The Swiss parliament just forced the government to set up a law that stops Booking.com to have best price guarantee when people book offers from Swiss hotels. This move is called “Lex Booking.com”. The hoteliers see this as a victory of lobbying and putting enough pressure over a critical period of time. But is it a real victory for them, not to mention hotel guests?
Well, I think it’s a pity that lobbyists can get paid massive fees to force the government back into the 20th century. What a poor sign! The market just seems not to acknowledge that the world has changed. Of course we admit that Booking.com has built up enormous power and definitely such players have a huge market power against the players they’re disrupting.
But that’s not the real challenge here. The hard truth is, Swiss hotels are not among the best anymore. They’re missing a local touch because a lot of staff comes from abroad. Also, Switzerland’s prices are higher to other European holiday destinations. Last but not least, only very few hotel websites offer up-to-date technology or a booking process that delight guests.
What about the customer experience?
Let’s take an honest look at the customer journey of potential hotel guests. First their search starts online. People will Google something like “Hotel Interlaken” or “Hotel Montreux”. Because of Booking’s business model to always be the number one (paid) search result on Google, most people will land automatically on their platform.
And it’s a good thing, because Booking.com has extended its services to not only offer the best price, but also in making hotel search comparable and easy to perform. The platform is based on sophisticated algorithms and big data – by the way, those were created by bright minds who reinvented the travel experience for every individual tourist – that offer amazing accurate search results and, of course, best prices.
What happens then? Booking offers guests a login and a smooth and hassle-free booking experience. As a matter of fact, Booking.com has fixed the poor booking processes of most hotel websites for the guest. I honestly think hoteliers should give their praise to Booking, and even pay, for offering something themselves have neglected. Instead, they fight against it.
The best of both worlds
If they were smart enough to leverage this help, hoteliers would win a considerable amount of time and money. They would be able to invest these additional resources in building a great online experience, which – let’s face it – very few Swiss hotels offer today.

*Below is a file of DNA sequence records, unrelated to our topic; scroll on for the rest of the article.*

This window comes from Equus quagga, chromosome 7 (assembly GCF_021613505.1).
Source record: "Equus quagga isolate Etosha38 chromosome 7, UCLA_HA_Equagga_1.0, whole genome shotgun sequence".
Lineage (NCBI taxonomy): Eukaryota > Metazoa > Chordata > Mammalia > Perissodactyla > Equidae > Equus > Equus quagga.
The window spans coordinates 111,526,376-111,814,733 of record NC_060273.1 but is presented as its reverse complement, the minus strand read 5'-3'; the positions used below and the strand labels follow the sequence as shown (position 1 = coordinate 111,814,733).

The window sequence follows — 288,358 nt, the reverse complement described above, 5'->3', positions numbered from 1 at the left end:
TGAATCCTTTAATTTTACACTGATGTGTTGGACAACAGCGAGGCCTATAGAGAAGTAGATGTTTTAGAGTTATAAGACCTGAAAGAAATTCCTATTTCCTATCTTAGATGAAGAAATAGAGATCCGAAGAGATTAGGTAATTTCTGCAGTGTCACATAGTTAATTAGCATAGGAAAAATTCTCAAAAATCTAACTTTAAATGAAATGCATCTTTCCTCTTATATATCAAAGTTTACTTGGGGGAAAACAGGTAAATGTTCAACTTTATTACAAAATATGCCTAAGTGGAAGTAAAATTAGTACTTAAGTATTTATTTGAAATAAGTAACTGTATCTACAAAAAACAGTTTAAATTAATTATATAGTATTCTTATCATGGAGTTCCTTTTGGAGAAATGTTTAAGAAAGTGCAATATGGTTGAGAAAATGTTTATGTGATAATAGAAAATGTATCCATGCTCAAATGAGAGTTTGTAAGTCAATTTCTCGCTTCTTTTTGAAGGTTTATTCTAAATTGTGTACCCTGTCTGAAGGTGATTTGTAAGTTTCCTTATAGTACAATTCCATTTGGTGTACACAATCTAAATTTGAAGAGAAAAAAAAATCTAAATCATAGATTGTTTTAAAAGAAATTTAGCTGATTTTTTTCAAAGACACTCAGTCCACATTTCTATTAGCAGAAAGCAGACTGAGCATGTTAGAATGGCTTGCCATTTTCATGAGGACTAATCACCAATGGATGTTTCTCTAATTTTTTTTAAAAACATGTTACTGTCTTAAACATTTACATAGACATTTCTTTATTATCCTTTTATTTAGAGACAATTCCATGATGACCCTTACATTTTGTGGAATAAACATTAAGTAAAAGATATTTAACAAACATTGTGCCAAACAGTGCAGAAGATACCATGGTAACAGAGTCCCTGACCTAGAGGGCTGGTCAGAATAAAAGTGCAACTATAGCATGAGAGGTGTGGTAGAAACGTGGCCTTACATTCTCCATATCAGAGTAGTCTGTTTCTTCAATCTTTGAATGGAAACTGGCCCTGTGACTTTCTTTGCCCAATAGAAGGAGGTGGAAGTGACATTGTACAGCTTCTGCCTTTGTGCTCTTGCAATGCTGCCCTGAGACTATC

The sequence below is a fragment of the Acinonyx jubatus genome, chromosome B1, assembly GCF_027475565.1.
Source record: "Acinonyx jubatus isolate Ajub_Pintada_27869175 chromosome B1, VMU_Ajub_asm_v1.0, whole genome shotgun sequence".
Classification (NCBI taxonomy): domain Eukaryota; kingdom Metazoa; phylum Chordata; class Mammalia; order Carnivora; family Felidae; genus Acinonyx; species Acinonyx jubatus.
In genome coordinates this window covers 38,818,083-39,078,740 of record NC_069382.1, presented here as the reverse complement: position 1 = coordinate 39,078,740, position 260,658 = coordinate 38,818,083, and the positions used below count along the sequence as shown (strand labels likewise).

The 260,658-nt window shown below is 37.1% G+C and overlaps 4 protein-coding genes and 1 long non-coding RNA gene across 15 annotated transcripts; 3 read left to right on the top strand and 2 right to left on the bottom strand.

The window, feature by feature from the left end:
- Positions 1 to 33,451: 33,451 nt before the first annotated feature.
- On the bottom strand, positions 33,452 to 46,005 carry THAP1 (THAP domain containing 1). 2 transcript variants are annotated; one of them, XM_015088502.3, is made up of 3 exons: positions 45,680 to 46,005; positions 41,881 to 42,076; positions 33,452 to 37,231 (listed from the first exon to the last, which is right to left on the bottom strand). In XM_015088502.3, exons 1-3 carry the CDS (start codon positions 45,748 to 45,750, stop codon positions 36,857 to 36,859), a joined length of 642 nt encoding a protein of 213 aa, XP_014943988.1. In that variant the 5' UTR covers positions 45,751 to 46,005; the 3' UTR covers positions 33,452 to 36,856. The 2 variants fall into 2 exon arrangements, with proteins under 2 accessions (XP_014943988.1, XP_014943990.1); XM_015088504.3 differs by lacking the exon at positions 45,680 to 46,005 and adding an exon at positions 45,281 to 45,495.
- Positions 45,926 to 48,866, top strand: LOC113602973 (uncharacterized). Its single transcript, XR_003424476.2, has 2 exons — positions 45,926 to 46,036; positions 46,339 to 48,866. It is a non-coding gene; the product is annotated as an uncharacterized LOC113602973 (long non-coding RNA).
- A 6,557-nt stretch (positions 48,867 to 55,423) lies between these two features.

Switzerland probably has the best outdoor sceneries and the image of being a “must have been” place. But neither its price level nor today’s hospitality would win an Oscar – I don’t want to blame all Switzerland and hosts, some exceptions may be found.
So it would be wise for hoteliers to incorporate Booking.com into their business models and by the way the existence of Airbnb, too. Many industries have been disrupted in the recent years and there will be others to come.
This battle was maybe won, but the war is not over
Instead of being happy about the arguable political victory we have seen recently, hoteliers should be aware that the law will worsen the guest service because it breaks the reservation flow for online bookers. Hoteliers had rather worry about how they can delight guests.
Asking guests to head to their own hotel website after they have chosen the place to stay on Booking.com doesn’t look like the best way to do that. Most of the time, hotels offer a painful reservation and payment experience by not installing best practices and latest technology.
People are used to million dollar platforms – such as Booking.com, Uber, and alike – and these should be worth the little drop of bitterness that booking has the lowest price – that can be by the way the same as on the local hotel website. Let guests choose their way of booking.
Hotel experience is the real battleground
Now let’s picture this. A guest comes to a hotel through Booking.com. And this hotel offers her a truly unforgettable holiday experience. Well, this guest will surely want to come back again. And the next time the hotel already has all administration done before the guest even arrives there.
No Booking.com will be needed, because she’s not a first time guest anymore. Instead, she’s a close friend of the family – this makes a better experience than Booking.com and must be the goal of Swiss quality.
But I’m afraid Swiss hotels still have to go a long, difficult way up there.